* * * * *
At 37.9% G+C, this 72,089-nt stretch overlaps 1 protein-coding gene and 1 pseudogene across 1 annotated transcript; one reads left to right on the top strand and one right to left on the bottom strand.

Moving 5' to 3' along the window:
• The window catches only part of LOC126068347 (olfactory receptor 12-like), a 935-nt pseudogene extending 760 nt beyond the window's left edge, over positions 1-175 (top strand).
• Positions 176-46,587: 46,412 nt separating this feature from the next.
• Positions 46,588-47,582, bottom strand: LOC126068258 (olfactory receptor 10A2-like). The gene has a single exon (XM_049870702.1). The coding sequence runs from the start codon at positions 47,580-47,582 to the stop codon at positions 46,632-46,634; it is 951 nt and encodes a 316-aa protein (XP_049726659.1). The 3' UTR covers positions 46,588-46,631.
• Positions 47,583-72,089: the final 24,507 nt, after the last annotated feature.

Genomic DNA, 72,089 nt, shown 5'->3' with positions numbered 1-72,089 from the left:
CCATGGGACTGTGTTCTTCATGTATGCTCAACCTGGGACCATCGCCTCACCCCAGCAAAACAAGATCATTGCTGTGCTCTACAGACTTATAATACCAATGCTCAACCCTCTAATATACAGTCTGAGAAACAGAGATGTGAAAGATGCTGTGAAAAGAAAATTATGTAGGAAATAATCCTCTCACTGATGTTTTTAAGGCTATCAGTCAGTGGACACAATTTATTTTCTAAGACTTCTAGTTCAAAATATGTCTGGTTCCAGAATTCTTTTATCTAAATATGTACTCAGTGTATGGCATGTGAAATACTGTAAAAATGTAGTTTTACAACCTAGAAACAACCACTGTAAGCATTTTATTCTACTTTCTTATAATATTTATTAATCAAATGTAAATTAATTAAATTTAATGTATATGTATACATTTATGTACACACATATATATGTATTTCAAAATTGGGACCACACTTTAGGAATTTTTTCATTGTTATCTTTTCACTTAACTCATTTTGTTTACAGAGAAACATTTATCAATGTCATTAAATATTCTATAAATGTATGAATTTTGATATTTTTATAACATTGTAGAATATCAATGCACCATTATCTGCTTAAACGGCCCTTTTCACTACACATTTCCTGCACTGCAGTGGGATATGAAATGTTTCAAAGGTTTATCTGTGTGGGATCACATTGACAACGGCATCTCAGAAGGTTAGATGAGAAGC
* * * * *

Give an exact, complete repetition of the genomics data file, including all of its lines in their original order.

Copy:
At 37.9% G+C, this 72,089-nt stretch overlaps 1 protein-coding gene and 1 pseudogene across 1 annotated transcript; one reads left to right on the top strand and one right to left on the bottom strand.

Moving 5' to 3' along the window:
• The window catches only part of LOC126068347 (olfactory receptor 12-like), a 935-nt pseudogene extending 760 nt beyond the window's left edge, over positions 1-175 (top strand).
• Positions 176-46,587: 46,412 nt separating this feature from the next.
• Positions 46,588-47,582, bottom strand: LOC126068258 (olfactory receptor 10A2-like). The gene has a single exon (XM_049870702.1). The coding sequence runs from the start codon at positions 47,580-47,582 to the stop codon at positions 46,632-46,634; it is 951 nt and encodes a 316-aa protein (XP_049726659.1). The 3' UTR covers positions 46,588-46,631.
• Positions 47,583-72,089: the final 24,507 nt, after the last annotated feature.

Genomic DNA, 72,089 nt, shown 5'->3' with positions numbered 1-72,089 from the left:
CCATGGGACTGTGTTCTTCATGTATGCTCAACCTGGGACCATCGCCTCACCCCAGCAAAACAAGATCATTGCTGTGCTCTACAGACTTATAATACCAATGCTCAACCCTCTAATATACAGTCTGAGAAACAGAGATGTGAAAGATGCTGTGAAAAGAAAATTATGTAGGAAATAATCCTCTCACTGATGTTTTTAAGGCTATCAGTCAGTGGACACAATTTATTTTCTAAGACTTCTAGTTCAAAATATGTCTGGTTCCAGAATTCTTTTATCTAAATATGTACTCAGTGTATGGCATGTGAAATACTGTAAAAATGTAGTTTTACAACCTAGAAACAACCACTGTAAGCATTTTATTCTACTTTCTTATAATATTTATTAATCAAATGTAAATTAATTAAATTTAATGTATATGTATACATTTATGTACACACATATATATGTATTTCAAAATTGGGACCACACTTTAGGAATTTTTTCATTGTTATCTTTTCACTTAACTCATTTTGTTTACAGAGAAACATTTATCAATGTCATTAAATATTCTATAAATGTATGAATTTTGATATTTTTATAACATTGTAGAATATCAATGCACCATTATCTGCTTAAACGGCCCTTTTCACTACACATTTCCTGCACTGCAGTGGGATATGAAATGTTTCAAAGGTTTATCTGTGTGGGATCACATTGACAACGGCATCTCAGAAGGTTAGATGAGAAGC